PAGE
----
The key is what the coalition and the troika will use this period for. They have the opportunity to accept shortcomings and apply changes in certain areas where it is evident that the policy has failed. VAT in catering is one of those measures that turned out to be a complete failure, as from the anticipated 1 billion of incremental revenue expected for 2012, it brought in a mere 160 million and only contributed to the closure of hundreds of restaurants and tavernas, leaving thousands of people out of jobs. The increased consumption tax on heating oil is another disastrous measure that needs to be dropped, as it only contributed to Athens experiencing its own Great Smog and thousands of households being deprived of the basic necessity of heating last winter.

These are little moves that could bring not only a major shift in the overall mood in Greece and send a signal that at last common sense prevails when it comes to the design of the policy mix, but will also make a significant difference to the wallets and standard of living of the people. They also need to look in every nook and cranny to find sources of funds to address the menacing unemployment problem as seasonal jobs will disappear again from October.

The admirable tolerance levels of Greek society should not be misjudged or miscalculated either by the government or the troika. On occasion, even in the absence of alternatives, tolerance reaches its thresholds and should not be tested any further, especially when those under the cosh have very little or nothing to lose.



Written by Yiannis Mouzakis

May 15, 2013 at 8:55 pm

5 Responses

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  1. “The admirable tolerance levels of Greek society should not be misjudged or miscalculated….”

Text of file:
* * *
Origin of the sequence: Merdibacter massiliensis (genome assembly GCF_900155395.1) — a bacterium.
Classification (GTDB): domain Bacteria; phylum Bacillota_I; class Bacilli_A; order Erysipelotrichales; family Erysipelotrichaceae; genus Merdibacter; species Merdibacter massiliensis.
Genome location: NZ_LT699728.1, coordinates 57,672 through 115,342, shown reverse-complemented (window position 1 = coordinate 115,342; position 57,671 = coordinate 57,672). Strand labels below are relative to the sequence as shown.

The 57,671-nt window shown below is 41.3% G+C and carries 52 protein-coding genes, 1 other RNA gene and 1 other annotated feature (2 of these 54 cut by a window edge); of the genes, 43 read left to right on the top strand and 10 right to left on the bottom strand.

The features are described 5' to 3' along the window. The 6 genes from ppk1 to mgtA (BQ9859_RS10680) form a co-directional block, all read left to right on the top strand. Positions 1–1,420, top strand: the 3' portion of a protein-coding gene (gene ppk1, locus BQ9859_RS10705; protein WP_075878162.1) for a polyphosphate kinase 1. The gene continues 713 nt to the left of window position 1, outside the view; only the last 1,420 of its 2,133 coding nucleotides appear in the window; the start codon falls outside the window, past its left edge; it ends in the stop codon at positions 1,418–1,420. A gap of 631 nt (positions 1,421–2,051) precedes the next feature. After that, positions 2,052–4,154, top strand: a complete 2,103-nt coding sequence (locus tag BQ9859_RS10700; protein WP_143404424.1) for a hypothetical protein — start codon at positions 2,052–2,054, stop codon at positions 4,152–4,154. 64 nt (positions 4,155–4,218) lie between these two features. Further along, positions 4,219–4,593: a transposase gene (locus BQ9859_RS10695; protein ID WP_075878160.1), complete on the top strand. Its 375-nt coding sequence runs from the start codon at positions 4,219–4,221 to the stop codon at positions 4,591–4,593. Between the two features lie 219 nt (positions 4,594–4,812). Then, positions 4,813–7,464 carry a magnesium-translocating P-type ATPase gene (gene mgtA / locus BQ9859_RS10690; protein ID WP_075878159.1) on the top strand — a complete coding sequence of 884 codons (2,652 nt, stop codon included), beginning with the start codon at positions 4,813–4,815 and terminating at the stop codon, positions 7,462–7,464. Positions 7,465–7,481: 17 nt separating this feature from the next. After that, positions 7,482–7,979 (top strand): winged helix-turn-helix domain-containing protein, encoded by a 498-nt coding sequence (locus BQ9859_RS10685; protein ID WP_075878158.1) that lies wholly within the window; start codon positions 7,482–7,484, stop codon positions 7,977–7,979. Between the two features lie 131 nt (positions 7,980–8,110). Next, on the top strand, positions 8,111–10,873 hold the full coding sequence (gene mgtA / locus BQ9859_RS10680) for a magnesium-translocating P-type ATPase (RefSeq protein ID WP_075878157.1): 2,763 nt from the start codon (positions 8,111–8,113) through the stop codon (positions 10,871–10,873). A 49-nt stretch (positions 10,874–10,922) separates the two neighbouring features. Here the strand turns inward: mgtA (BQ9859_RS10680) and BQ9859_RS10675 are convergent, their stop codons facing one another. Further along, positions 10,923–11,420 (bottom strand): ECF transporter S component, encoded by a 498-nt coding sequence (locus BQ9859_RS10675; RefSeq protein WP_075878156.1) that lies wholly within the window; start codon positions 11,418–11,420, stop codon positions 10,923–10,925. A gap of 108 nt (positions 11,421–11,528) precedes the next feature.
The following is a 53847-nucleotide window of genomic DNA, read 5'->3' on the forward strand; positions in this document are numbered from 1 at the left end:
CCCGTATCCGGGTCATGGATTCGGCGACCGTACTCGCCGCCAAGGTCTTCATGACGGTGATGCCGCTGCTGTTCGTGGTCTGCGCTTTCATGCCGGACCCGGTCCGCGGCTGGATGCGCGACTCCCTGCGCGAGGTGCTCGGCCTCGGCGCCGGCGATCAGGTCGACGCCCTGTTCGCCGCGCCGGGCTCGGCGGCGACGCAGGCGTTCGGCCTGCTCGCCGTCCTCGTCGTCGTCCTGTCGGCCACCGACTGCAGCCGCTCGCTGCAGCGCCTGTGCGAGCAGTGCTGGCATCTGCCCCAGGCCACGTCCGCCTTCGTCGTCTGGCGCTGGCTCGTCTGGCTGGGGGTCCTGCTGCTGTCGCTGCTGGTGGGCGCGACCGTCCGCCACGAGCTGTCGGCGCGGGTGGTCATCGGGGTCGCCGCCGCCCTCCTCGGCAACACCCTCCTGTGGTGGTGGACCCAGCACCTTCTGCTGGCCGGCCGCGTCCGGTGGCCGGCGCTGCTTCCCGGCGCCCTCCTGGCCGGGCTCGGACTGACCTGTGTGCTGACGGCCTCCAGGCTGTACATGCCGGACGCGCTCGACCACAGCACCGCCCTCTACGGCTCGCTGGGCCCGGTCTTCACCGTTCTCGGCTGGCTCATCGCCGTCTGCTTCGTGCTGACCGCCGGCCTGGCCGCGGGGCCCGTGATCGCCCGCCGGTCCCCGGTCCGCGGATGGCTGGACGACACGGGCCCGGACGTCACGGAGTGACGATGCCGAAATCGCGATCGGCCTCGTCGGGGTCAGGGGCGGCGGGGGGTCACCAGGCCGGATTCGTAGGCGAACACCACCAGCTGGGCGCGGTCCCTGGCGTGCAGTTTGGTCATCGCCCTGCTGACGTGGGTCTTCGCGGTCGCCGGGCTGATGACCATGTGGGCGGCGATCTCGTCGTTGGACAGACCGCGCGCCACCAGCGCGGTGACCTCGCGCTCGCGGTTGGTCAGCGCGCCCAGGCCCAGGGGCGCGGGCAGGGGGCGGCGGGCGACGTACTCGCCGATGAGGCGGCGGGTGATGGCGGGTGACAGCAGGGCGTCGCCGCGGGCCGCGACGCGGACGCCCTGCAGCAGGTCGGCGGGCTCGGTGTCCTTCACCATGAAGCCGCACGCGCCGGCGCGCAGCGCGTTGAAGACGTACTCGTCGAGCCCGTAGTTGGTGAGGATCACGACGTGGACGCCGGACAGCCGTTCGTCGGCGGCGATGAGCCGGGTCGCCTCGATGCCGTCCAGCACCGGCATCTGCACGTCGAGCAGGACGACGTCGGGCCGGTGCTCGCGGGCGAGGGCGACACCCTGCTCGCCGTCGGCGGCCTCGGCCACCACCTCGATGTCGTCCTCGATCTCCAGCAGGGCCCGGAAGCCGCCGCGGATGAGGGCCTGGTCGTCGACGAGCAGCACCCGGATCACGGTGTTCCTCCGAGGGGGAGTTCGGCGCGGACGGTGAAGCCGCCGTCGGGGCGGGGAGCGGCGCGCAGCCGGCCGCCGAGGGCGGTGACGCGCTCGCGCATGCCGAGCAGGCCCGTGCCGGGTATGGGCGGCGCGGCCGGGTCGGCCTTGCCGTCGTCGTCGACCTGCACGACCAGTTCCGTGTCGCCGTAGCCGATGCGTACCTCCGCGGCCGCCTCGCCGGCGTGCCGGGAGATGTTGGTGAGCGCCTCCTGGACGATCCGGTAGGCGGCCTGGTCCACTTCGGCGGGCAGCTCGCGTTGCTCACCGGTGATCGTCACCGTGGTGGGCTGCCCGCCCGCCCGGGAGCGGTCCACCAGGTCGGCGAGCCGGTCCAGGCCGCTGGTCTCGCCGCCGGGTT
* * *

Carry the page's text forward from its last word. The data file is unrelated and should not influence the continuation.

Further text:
Three points to add to that:

    First, this is not so much ‘tolerance’ (and certainly little support) so much as ‘biding its time’ until breaking-point. One outstanding reason for this is that the means to protest have all but disappeared under a coercive clamp-down on the population. The demonstrations of 2010-11 brought all segments of greek society on the streets. The demonstrations of 2012-13 have mostly been public sector unions and private victims of PSI, who were dealt with comparatively tolerantly by the government. A frightened government’s misuse of the police against the population from 2010 onward has meant that, increasingly, any form of demonstration was dealt with by tear gas, water cannon and unwarranted, indiscriminate use of truncheons against even non-violent protesters, including the elderly. (This despite the right to demonstrations being protected by the constitution.) The tear-gassing of 90 year old Manolis Glezos 40cm from his face was left unpunished by a tone-deaf government. So that’s all right then….

    Therefore – and this is crucial – there is almost no means for the majority law-abiding public to make itself heard except through media & blogs.

    Secondly, violence and the threat of violence has increased in Greece to the point that it comprises a new normal. On the one hand an over-use of the police against the population; undealt-with police abuses of which there are too many examples; the appointment of Academi to protect the government (it appears) from the police/ On the other hand, the activities of Golden Dawn, and the tolerance for GD violence by the coalition and police…to the point of allowing GD to set the agenda on treatment of migrants. Violence and coercion have become a fact of daily life. People think twice before reporting incidents to the police, and have ceased to see them as protectors.